I'm not humbled by many things. As you age, you advance on the learning curve and many experiences start to fall under the 'been there, done that' banner. However, I must admit, to my surprise, I was humbled last week.
Arlington National Cemetery left me speechless.
A few extra days in Washington DC allowed me to play tourist. Going into Memorial Day weekend was a bonus. Mind you, this is not a celebratory event in our nations capital, but as told by numerous veterans, a day to remember those who gave their lives while serving our country.
So began my history lesson.
On my first day, I beat feet to the Washington Monument, Lincoln Memorial, National World War II Memorial, Korean War Veterans Memorial, Jefferson Memorial and of course the Vietnam Veteran's Memorial.
I figured I'd save Arlington National Cemetery for the last day as I assumed the vast size would require more time.
Upon crossing the Arlington Memorial Bridge, I quickly realized my planning was correct.
Upon turning left and passing through the main entrance gate, a number of things are instantly brought to your attention: The vast size of the cemetery. The deafening silence. The rolling knolls. The thousands-upon-thousands of white tombstones (I'm told 400,000 are buried here). The symmetry of every row. Kennedy's eternal flame. And of course, the Tomb of the Unknown Soldier.
It is a spectacular place.
While I've never served in the military, I have a tremendous appreciation for all the men & women who have served our great nation. Freedom comes at a price and I don't take any of my liberties for granted.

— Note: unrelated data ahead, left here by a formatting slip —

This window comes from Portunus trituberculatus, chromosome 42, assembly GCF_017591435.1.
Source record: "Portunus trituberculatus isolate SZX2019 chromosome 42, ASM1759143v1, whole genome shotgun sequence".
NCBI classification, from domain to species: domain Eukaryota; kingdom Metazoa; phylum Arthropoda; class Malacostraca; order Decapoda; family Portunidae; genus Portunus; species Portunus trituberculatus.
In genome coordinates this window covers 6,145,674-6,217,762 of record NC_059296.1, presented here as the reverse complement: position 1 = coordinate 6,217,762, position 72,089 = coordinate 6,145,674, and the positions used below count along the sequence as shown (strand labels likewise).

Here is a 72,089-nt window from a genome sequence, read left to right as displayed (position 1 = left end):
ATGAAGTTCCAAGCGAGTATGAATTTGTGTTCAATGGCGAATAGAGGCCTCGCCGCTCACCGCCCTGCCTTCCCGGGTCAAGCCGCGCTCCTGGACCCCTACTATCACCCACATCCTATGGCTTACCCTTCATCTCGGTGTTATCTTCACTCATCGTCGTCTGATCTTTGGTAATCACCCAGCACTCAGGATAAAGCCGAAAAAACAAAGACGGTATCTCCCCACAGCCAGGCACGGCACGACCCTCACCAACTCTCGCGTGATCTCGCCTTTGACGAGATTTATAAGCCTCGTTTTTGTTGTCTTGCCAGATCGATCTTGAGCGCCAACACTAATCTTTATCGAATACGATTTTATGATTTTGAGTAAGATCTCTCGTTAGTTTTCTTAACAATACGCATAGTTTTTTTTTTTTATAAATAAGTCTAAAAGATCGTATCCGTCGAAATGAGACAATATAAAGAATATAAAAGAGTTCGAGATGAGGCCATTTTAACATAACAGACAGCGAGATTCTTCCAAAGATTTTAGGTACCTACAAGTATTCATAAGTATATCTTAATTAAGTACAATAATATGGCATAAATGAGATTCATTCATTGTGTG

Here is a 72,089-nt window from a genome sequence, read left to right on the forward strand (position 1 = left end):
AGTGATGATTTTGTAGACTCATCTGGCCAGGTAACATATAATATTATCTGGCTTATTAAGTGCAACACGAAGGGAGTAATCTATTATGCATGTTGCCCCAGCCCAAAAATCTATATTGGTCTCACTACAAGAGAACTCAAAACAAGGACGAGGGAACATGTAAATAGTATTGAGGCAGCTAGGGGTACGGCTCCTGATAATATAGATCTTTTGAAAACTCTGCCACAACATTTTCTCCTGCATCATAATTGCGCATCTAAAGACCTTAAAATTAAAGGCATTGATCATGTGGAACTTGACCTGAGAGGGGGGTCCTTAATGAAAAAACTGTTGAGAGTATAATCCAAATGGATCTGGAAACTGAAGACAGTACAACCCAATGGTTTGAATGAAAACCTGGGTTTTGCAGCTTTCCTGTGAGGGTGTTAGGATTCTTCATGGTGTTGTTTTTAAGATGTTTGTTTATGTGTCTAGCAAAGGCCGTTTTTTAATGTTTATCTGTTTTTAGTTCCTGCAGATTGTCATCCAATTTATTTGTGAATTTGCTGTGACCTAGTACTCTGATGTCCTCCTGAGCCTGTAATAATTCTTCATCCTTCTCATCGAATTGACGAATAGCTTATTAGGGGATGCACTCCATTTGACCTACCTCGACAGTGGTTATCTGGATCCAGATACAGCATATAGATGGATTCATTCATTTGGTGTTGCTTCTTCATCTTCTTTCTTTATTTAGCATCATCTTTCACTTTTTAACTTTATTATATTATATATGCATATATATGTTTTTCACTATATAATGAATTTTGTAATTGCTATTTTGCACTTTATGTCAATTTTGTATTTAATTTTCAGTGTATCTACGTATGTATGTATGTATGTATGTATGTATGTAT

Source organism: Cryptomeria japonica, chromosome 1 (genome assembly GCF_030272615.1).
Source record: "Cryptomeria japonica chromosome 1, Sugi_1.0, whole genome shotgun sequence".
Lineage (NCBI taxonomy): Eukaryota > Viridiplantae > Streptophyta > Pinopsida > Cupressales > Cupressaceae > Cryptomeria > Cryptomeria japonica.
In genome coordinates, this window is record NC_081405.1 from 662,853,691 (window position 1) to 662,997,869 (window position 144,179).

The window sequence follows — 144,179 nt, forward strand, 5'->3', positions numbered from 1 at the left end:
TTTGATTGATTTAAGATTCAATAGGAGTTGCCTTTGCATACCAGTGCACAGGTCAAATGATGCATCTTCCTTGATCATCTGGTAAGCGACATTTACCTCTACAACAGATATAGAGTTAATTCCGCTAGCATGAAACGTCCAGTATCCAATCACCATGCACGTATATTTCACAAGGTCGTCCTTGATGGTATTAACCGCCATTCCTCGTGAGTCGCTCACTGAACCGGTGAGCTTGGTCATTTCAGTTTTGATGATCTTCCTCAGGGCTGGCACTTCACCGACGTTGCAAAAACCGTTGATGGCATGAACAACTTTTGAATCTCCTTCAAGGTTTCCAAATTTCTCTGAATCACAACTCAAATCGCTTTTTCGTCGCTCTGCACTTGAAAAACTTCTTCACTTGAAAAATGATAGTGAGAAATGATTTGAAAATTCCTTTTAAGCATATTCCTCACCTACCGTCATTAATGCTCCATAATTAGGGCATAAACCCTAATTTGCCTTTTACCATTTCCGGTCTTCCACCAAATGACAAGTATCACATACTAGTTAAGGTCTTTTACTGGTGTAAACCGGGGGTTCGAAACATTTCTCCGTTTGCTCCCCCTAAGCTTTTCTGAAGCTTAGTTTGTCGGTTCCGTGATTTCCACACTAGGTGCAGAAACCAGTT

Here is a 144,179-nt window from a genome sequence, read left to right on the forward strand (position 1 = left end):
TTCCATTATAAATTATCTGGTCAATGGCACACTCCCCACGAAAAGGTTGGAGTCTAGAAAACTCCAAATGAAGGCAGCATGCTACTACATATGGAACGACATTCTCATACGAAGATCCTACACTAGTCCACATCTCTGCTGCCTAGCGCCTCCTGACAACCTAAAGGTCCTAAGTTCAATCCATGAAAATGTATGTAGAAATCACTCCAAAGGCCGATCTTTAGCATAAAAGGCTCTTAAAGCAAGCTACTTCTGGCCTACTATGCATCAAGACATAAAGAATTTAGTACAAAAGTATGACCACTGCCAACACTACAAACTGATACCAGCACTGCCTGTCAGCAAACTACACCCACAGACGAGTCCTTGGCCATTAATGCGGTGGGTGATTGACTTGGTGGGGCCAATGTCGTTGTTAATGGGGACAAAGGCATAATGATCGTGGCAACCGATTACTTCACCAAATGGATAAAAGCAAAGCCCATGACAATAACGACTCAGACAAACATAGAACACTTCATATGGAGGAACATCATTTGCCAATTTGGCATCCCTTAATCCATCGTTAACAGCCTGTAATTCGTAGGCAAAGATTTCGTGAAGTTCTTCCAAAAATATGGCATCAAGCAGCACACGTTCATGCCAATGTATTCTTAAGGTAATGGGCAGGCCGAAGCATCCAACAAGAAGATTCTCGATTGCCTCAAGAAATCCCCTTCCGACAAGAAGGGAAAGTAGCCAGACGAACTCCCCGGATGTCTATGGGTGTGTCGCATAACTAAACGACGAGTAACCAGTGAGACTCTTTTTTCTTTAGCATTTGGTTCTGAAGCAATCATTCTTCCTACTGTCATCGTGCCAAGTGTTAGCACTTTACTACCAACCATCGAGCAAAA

Silence and Respect.
Before Jack Nicholson and Morgan Freeman made a Bucket List a household phrase in 2007, many words conveyed the same concept. As a lifelong skier, I always had a Ski Wish List. It was even posted in my SUNY Buffalo dorm room for a few years. It always turned a few heads and inevitably led to interesting conversation.
Born in the month of January, some would say winter is in my my blood. It's certainly in my DNA. So much so, as a child I'd place a snowball in the freezer every year in search of an endless winter. Yup... true story.
My list was simple and to the point.
What did I want to do in my lifetime that involved the sport of skiing?
While things constantly get added (and crossed off), there has been a bedrock of ski goals since day 1. An annual ski pilgrimage has allowed me to whittle down the list over time. Some key ambitions over the decades have included...
1) Live in a ski resort 2) Ski as many days as possible in 1 calendar year (for the record... 150 remains my personal best!) 3) Teach skiing for a year or two 4) Jackson Hole, WY 5) Telluride, CO 6) Whistler/Blackcomb, BC, Canada 7) Lake Tahoe (Alpine, Squaw, Heavenly, etc.) 8) Ski/explore New Zealand 9) Heli-ski n the Bugaboos/Cariboos, Canada 10) Big Sky, MT 11) Ski/experience Chamonix, France 12) Stop getting frost bitten (i.e. older & wiser?) 13) Ski Corbits Couloir @ Jackson Hole 14) Ski in South America... Portillo, Chili 15)Alta/Snowbird, UT.
Having recently returned from a tremendous week of skiing in Chamonix, I'm pleased to say I can put a check mark next to lucky #11. It only took a few decades to complete the task. But, hey... good things take time! And, while it's never fair to compare one mountain vs another (every resort is unique). This one was special. Chamonix/Mt. Blanc can best be described as "Simply Majestic".
The size and scale of the area is remarkable. It's hard to verbalize and capture on film (sorry old habit... digital sensor). The pictures posted here were taken with my iPhone as I tend to leave the Big Boy camera @ home on ski trips. It's simply too challenging to carry skis, boots, a suitcase, backpack and a 2nd backpack of camera gear. This also provides a good excuse for going back at a later date solely for photographic endeavors.
Viva la Chamonix...